An Alarm Receiving Centre (ARC), also known as an Incident Management Centre (IMC) is a purpose-built facility to monitor a range of systems including alarms and cameras. ARCs are manned by trained controllers 24/7, 365 days a year who will receive the alarms and contact the relevant emergency service if necessary.
Every certified lone worker solution will have to utilise an accredited ARC as part of their service to handle any alarms raised by users. Choosing a provider that has their own dedicated Alarm Receiving Centre could benefit your business and the employees you’re looking to protect.
Only Manage Lone Worker Alarms
The main advantage of having an ARC dedicated to lone working devices is that it will only manage lone worker alarms. Typically, most ARCs will receive alerts from a variety of systems including burglar alarms, fire alarms and CCTV footage. These ARCs might also be employed to monitor and respond to lone worker devices as a secondary service.
By only having one type
All employers have a responsibility to protect the health, safety and welfare of the people they employ.
Typically, businesses tend to focus on the physical risks that can impact the safety of their employees, such as falling down stairs or slipping on a wet floor.
The topic of mental health is commonly overlooked in the workplace with poor mental health often difficult to recognise.
Despite this, evaluating and monitoring mental health is a fundamental part of an employer’s duty of care.
In addition, many people suffering with a mental health condition fail to express the way they’re feeling as a result of fear or the absence of an appropriate channel.
Research carried out for the British Occupational Health Research Foundation (BOHRF) in 2010 found that 64% of remote lone workers face psychological distress which has a knock-on effect to their mental health. While they may be ‘out of sight’, it’s important that they don’t become ‘out of mind’.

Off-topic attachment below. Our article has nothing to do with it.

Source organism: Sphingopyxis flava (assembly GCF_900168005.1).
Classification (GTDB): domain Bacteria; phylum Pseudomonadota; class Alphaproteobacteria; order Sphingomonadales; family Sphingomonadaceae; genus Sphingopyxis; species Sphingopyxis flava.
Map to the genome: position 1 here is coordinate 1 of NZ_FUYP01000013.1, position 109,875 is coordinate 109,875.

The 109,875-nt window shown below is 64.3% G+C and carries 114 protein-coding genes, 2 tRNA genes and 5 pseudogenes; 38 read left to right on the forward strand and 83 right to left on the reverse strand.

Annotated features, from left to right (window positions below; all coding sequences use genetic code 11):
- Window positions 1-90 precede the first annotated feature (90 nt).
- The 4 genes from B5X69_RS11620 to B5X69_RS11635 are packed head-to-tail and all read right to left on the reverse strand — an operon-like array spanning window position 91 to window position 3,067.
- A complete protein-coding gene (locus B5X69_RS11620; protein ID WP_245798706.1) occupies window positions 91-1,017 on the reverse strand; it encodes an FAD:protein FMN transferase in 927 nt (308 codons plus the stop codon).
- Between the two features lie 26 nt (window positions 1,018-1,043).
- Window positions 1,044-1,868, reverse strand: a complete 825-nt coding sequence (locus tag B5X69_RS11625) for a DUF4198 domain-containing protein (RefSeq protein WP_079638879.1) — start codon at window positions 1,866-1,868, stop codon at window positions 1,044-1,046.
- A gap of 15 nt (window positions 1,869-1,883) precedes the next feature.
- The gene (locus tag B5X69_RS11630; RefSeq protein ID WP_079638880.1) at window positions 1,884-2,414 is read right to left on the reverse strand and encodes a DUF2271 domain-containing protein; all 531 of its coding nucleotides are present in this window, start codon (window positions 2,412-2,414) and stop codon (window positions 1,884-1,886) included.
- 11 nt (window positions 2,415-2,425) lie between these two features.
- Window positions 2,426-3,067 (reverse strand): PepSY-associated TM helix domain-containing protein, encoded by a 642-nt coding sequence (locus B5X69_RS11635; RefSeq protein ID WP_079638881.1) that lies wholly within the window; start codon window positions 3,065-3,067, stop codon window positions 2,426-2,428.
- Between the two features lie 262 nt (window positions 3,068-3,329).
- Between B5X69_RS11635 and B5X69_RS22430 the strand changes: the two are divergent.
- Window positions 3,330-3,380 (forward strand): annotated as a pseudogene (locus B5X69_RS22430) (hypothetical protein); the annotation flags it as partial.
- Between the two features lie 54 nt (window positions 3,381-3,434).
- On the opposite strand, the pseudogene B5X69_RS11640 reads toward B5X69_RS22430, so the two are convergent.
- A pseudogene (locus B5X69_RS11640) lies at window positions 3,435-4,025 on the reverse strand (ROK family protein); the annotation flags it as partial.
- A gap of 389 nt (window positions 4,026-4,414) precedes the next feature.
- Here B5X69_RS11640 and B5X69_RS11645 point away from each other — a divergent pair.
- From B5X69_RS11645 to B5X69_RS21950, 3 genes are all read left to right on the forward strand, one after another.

Personal safety devices can make all the difference in a potentially life-threatening situation, but under what circumstances should you raise the alarm?
It’s essential to use your own personal judgement in deciding when it’s appropriate to raise an alert as all situations are different. As a general guide, if there is a clear emergency, you’ve had an accident or your safety is at risk, then you should reach for your device immediately.
Scenarios where you should activate your personal safety device or app include:
If there is an emergency and you need urgent assistance
If there’s a danger to life or someone’s safety is at risk
If you’ve had a serious accident and require help
If you feel threatened
If you suffer a severe health problem
Of course, these are just guidelines. Remember that in all cases you should trust your instincts and press the SOS button if you feel it is necessary. If you raise an alert and it turns out to be a false alarm – don’t worry. Simply
When faced with threatening situations, protecting yourself is a basic human instinct – but not everyone knows what is considered appropriate action when defending themselves.
Many of us encounter situations where circumstances dictate that we need to physically protect ourselves or others. This may be in our personal lives, but it can also occur in the workplace, for example if an angry customer becomes violent.
If this happens you may have to think on your feet and act quickly, so it’s useful to know the boundaries of what you can and can’t do, to help give you the confidence to make the right decision in the moment.
What does the law say?
Legally there’s no specific definition of reasonable force as this is judged on a case by case basis. However if you can prove that your actions were necessary given what you thought at the time, then this is acceptable and you have acted within the law.
In the UK, anyone can use reasonable force to protect themselves or others if a crime is taking place. This
In the UK it’s estimated that over 6 million of us are lone workers, but what does this mean and what exactly counts as lone working?
According to the Health and Safety Executive, by definition a lone worker is someone who works by themselves without close or direct supervision.
Lone Workers are all around us, they are the nurses working in the community, the shopkeepers in our local store, the engineer that fixes our faulty boiler and the delivery driver that brings us a takeaway.
For somebody to be a lone worker it doesn’t mean they have to be completely alone in isolation all of the time. If an employee cannot be seen or heard by a colleague then they are technically lone working, even if it’s just for a brief period of time.
In fact, most of us have probably found ourselves lone working from time to time without even realising it.
Lone Workers Can Be Vulnerable
The danger with working alone is that if something were to go wrong (such as an accident, injury, sudden